The earliest camp was held at Stetson University, DeLand, FL with Shawnrece Campbell as Camp Director.  The girls spent the mornings in core courses including robotics, coding, rockets, and plastic pollution. In the afternoon they rotated through workshops dealing with engineering, math, physics, rumba, yoga, DNA, and 3D printing.  All participants spent time learning about herbarium science and helping Stetson’s herbarium team on its cataloging project. One of the special events at the Stetson camp was a field trip to the Marine Discovery Center in New Smyrna Beach. At the Professional Women’s night dinner the girls dined at tables with one or two women who have careers in a variety of STEM fields. This gave the girls an opportunity to ask the women why they chose those careers and what sort of things they did at work. During the evening the campers were delighted to meet Dr. Wendy Libby, president of Stetson University who has a B.S. in biology.

The second camp was held the following week at Florida Atlantic University in Jupiter Florida.  The girls chose from their 12-hour core courses in coding, engineering, marine biology and neuroscience.  In the afternoon they rotated through the 90-minute workshops in cyber security, neuroscience, finance delivered by Wells Fargo Bank personnel, rumba, creating a power point presentation, chemistry and DNA.  The girls lived in a dorm and ate their meals in the dining hall.  All of their classes were held in the university classrooms and labs. Five of the evening activities were held in the student center.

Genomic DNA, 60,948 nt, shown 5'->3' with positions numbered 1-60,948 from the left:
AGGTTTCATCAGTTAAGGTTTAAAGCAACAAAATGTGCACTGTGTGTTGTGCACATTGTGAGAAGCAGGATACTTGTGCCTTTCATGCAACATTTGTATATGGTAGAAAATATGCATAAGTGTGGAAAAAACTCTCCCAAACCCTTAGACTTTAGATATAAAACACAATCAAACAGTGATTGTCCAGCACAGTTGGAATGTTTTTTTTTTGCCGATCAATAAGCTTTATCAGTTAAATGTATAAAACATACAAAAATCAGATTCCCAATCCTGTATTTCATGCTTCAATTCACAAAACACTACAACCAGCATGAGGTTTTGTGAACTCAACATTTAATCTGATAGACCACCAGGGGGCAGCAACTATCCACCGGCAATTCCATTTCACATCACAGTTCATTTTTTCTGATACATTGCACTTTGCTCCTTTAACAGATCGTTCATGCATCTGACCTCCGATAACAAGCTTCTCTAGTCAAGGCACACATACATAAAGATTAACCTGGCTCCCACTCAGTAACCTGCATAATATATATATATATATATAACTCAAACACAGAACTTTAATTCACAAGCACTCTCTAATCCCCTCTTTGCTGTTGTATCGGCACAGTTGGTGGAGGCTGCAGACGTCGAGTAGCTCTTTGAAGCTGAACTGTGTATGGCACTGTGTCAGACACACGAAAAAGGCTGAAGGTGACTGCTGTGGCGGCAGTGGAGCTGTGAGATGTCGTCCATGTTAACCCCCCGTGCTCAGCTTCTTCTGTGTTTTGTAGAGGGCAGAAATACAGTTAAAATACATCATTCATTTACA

One of the biggest highlights of the camp were the Professional Women’s Night dinner held at the Abacoa Golf Club very near the FAU campus.  Professional Women in the area came from Aerojet Rocketdyne, Max Planck, Scripps, Office Depot and other STEM professionals representing a variety of careers ate at tables with the girls and answered their questions. A panel discussion followed the dinner.  The girls had an opportunity to ask more questions following the presentations

It was so exciting to see girls from across the state meet each other, become friends and learn that there were many other girls just like them with interests in STEM activities.  Past campers have related to us how they have continued to interact with or run into former campers as they move through high school and into college.

Thank you to all branches, corporate sponsors and individuals who make this once in a lifetime experiences available to the girls of Florida.


At each Tech Trek camp the girls are immersed in a world that empowers and encourages them to think about themselves as future scientists, engineers, mathematicians, and computer specialists. They learn about the various STEM fields by attending core classes, work and Professional Women’s Night where they meet women who are currently working in various STEM careers.  The girls also work in very small groups where they learn to build bridges, program robots to do specific tasks, write computer applications, etc.

For additional information visit the AAUW Florida Tech Trek website. You can help raise funds for the camps by shopping at smile.amazon.com and select the AAUW Florida Supporting Foundation as your charity. The Amazon Foundation will donate a small percentage of the price of the items you purchase to the foundation that sponsors the TechTrek camps.  Branches are encouraged to hold a Turn Out for Tech Trek  fundraiser to help support the program.

Are you excited about young women in STEM? Click here to visit the link for for more information or to become a sponsor!